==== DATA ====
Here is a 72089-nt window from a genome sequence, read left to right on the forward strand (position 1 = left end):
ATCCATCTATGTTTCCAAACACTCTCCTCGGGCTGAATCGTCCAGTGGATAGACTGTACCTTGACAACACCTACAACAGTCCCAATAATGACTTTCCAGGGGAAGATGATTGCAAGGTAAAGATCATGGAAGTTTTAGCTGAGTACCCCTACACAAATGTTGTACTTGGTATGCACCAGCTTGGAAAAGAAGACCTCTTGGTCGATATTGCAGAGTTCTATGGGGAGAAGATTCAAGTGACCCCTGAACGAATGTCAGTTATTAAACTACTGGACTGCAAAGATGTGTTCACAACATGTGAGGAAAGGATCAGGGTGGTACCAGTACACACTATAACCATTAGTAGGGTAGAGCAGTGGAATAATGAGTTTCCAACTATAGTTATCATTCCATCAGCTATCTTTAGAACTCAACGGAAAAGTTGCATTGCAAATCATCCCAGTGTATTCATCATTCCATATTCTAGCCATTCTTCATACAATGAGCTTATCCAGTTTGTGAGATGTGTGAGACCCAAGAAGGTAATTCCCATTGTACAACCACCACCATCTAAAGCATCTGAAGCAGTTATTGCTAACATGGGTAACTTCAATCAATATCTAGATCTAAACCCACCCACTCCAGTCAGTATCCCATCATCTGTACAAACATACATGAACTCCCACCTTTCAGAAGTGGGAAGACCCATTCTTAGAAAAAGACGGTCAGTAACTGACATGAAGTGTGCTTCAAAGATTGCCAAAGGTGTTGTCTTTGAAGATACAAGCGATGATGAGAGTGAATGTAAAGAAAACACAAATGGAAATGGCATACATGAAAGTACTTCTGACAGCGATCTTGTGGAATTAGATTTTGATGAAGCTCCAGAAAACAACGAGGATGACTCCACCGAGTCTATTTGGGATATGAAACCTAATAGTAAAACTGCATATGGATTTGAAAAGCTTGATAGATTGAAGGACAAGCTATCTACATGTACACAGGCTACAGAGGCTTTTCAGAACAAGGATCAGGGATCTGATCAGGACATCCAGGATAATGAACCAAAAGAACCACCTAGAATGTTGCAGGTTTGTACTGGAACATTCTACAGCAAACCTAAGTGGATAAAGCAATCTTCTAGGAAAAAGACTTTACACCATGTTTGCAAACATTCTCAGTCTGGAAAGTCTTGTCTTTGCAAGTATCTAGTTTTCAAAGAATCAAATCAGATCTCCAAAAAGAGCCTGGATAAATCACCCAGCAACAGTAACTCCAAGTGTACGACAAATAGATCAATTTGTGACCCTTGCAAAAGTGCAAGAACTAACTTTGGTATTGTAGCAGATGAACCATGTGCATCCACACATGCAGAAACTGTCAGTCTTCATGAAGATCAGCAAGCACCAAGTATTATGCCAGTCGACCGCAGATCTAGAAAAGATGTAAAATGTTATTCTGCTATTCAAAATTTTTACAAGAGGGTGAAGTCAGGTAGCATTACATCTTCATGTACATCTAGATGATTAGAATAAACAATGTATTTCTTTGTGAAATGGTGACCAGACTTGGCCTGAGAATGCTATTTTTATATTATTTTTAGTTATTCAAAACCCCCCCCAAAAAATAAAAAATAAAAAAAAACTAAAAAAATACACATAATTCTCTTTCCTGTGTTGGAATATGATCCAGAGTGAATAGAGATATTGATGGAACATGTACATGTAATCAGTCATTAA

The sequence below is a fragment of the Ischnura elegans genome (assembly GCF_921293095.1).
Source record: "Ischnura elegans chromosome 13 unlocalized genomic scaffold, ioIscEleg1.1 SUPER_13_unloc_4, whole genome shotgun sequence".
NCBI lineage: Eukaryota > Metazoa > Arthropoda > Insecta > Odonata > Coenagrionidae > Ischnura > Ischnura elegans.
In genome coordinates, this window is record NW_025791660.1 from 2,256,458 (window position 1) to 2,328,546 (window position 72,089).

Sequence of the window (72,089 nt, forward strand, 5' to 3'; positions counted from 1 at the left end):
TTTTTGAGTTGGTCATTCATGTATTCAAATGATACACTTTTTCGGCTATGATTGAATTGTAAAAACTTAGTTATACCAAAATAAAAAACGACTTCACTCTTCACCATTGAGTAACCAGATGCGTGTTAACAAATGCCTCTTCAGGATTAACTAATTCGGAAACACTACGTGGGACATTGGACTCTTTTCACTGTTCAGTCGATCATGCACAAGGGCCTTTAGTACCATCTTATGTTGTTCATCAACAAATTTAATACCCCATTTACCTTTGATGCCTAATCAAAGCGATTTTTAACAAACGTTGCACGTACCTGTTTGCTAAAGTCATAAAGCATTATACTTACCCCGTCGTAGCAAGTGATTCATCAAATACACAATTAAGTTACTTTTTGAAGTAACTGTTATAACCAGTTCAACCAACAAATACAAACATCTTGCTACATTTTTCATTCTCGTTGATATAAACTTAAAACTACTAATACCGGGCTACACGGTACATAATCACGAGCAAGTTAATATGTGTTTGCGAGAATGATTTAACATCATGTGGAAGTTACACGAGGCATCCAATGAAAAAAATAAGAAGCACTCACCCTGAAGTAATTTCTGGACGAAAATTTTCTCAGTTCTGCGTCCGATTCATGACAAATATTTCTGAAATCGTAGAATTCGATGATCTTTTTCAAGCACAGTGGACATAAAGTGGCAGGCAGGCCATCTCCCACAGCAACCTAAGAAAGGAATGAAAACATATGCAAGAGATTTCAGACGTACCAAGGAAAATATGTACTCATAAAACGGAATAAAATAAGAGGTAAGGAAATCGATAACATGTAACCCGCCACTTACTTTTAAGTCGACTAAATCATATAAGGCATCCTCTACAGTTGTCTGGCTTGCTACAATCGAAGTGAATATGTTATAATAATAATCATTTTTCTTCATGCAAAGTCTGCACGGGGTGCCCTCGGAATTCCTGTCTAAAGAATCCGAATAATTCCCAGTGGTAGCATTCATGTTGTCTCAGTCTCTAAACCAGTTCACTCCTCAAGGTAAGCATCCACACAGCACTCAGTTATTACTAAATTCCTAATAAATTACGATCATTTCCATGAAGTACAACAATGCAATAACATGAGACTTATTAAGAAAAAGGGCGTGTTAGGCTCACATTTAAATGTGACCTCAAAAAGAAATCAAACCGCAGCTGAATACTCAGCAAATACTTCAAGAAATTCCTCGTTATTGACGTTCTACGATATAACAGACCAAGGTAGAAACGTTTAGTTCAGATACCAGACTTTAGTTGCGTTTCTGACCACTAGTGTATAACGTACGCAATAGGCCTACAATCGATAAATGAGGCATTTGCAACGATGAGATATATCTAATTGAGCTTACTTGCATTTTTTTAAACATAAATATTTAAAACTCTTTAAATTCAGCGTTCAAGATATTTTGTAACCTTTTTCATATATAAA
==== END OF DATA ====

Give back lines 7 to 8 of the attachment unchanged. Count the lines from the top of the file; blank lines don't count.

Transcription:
Sequence of the window (72,089 nt, forward strand, 5' to 3'; positions counted from 1 at the left end):
TTTTTGAGTTGGTCATTCATGTATTCAAATGATACACTTTTTCGGCTATGATTGAATTGTAAAAACTTAGTTATACCAAAATAAAAAACGACTTCACTCTTCACCATTGAGTAACCAGATGCGTGTTAACAAATGCCTCTTCAGGATTAACTAATTCGGAAACACTACGTGGGACATTGGACTCTTTTCACTGTTCAGTCGATCATGCACAAGGGCCTTTAGTACCATCTTATGTTGTTCATCAACAAATTTAATACCCCATTTACCTTTGATGCCTAATCAAAGCGATTTTTAACAAACGTTGCACGTACCTGTTTGCTAAAGTCATAAAGCATTATACTTACCCCGTCGTAGCAAGTGATTCATCAAATACACAATTAAGTTACTTTTTGAAGTAACTGTTATAACCAGTTCAACCAACAAATACAAACATCTTGCTACATTTTTCATTCTCGTTGATATAAACTTAAAACTACTAATACCGGGCTACACGGTACATAATCACGAGCAAGTTAATATGTGTTTGCGAGAATGATTTAACATCATGTGGAAGTTACACGAGGCATCCAATGAAAAAAATAAGAAGCACTCACCCTGAAGTAATTTCTGGACGAAAATTTTCTCAGTTCTGCGTCCGATTCATGACAAATATTTCTGAAATCGTAGAATTCGATGATCTTTTTCAAGCACAGTGGACATAAAGTGGCAGGCAGGCCATCTCCCACAGCAACCTAAGAAAGGAATGAAAACATATGCAAGAGATTTCAGACGTACCAAGGAAAATATGTACTCATAAAACGGAATAAAATAAGAGGTAAGGAAATCGATAACATGTAACCCGCCACTTACTTTTAAGTCGACTAAATCATATAAGGCATCCTCTACAGTTGTCTGGCTTGCTACAATCGAAGTGAATATGTTATAATAATAATCATTTTTCTTCATGCAAAGTCTGCACGGGGTGCCCTCGGAATTCCTGTCTAAAGAATCCGAATAATTCCCAGTGGTAGCATTCATGTTGTCTCAGTCTCTAAACCAGTTCACTCCTCAAGGTAAGCATCCACACAGCACTCAGTTATTACTAAATTCCTAATAAATTACGATCATTTCCATGAAGTACAACAATGCAATAACATGAGACTTATTAAGAAAAAGGGCGTGTTAGGCTCACATTTAAATGTGACCTCAAAAAGAAATCAAACCGCAGCTGAATACTCAGCAAATACTTCAAGAAATTCCTCGTTATTGACGTTCTACGATATAACAGACCAAGGTAGAAACGTTTAGTTCAGATACCAGACTTTAGTTGCGTTTCTGACCACTAGTGTATAACGTACGCAATAGGCCTACAATCGATAAATGAGGCATTTGCAACGATGAGATATATCTAATTGAGCTTACTTGCATTTTTTTAAACATAAATATTTAAAACTCTTTAAATTCAGCGTTCAAGATATTTTGTAACCTTTTTCATATATAAA